Not many developers bother to write their applications specifically for the Macintosh computer. But there are hundreds of thousands of iOS apps that can potentially make those new Macs much more valuable. It will be a no-brainer for developers to submit these to the Mac App Store so desktop and notebook users can dive deep into the “there’s an app for that” world. The only apps that can’t be instantly moved to Mac are ones that access hardware found only on mobile devices, like gyroscopes and other sensors. (Developers can use an existing technology called Catalyst to do some work to port those apps to the desktop environment.)
To me, this portends another change. For years, Apple has been firmly maintaining one hard distinction between iOS and MacOS—multitouch technology on the display. “From the ergonomic standpoint, we have studied this pretty extensively and we believe that on a desktop scenario where you have a fixed keyboard, having to reach up to do touch interfaces is uncomfortable,” Apple’s senior VP of worldwide marketing, Phil Schiller, told me in 2015, when I was writing about the iMac. A year later, when Apple introduced the touch bar on the Macbook Pro, he also made it clear that while Apple wanted to add iPhone powers like Siri or voice dictation to its computers, its notebook displays would be hands-off. “It’s certainly not on the horizon right now,” he said. Officially, Apple still holds this position.
But after watching this year’s WWDC keynote, I now feel in my bones that Apple will eventually introduce touchscreens to at least some of its notebooks, despite its insistence to this day that this move is not in the cards. Let me enumerate why: First, with the introduction of the same silicon infrastructure of its iOS devices, Macs will be touch-tech ready. Second, the aforementioned migration of iOS apps to the Mac. Third, with its iPad Pro, Apple is already promoting the idea of lifting your fingers from a keyboard to swipe and pinch a display. When snug in its keyboard cradle, the iPad feels very much like an actual laptop—and you have on-screen touch control. Finally, competitors are already doing it, and many users love it.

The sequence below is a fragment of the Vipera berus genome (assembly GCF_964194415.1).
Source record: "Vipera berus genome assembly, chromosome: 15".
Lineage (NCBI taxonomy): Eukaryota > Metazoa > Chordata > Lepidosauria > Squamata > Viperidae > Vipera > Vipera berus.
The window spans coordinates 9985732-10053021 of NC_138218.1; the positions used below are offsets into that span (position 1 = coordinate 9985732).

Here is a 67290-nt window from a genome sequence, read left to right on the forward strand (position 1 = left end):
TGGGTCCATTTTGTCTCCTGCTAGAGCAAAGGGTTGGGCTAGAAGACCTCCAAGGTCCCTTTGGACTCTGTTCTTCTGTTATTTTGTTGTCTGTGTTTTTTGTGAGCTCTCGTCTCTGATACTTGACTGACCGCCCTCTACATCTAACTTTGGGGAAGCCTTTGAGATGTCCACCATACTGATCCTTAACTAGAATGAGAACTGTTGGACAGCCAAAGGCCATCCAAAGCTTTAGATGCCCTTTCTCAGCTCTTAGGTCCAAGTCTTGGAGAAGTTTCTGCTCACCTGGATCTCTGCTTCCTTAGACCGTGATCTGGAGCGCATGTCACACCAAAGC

If Apple does introduce multitouch technology to its notebooks, it won’t be the first time the company turns around and does something it vowed it wouldn’t do. Remember when Apple said no one wanted phones that were bigger than your palm? The explanation for the 180 will be one Apple always loves to invoke for such reversals: We figured out how to do it right.
The only question is: Will it be safe to attend the Steve Jobs Theater when that day comes? I pray that the answer is yes.
In October 2015, while writing for Backchannel (then a Medium publication), I got a rare look at the Input Design Lab where Apple develops its new Macintosh models. As part of that story, Phil Schiller gave me his Grand Unified View of Apple devices: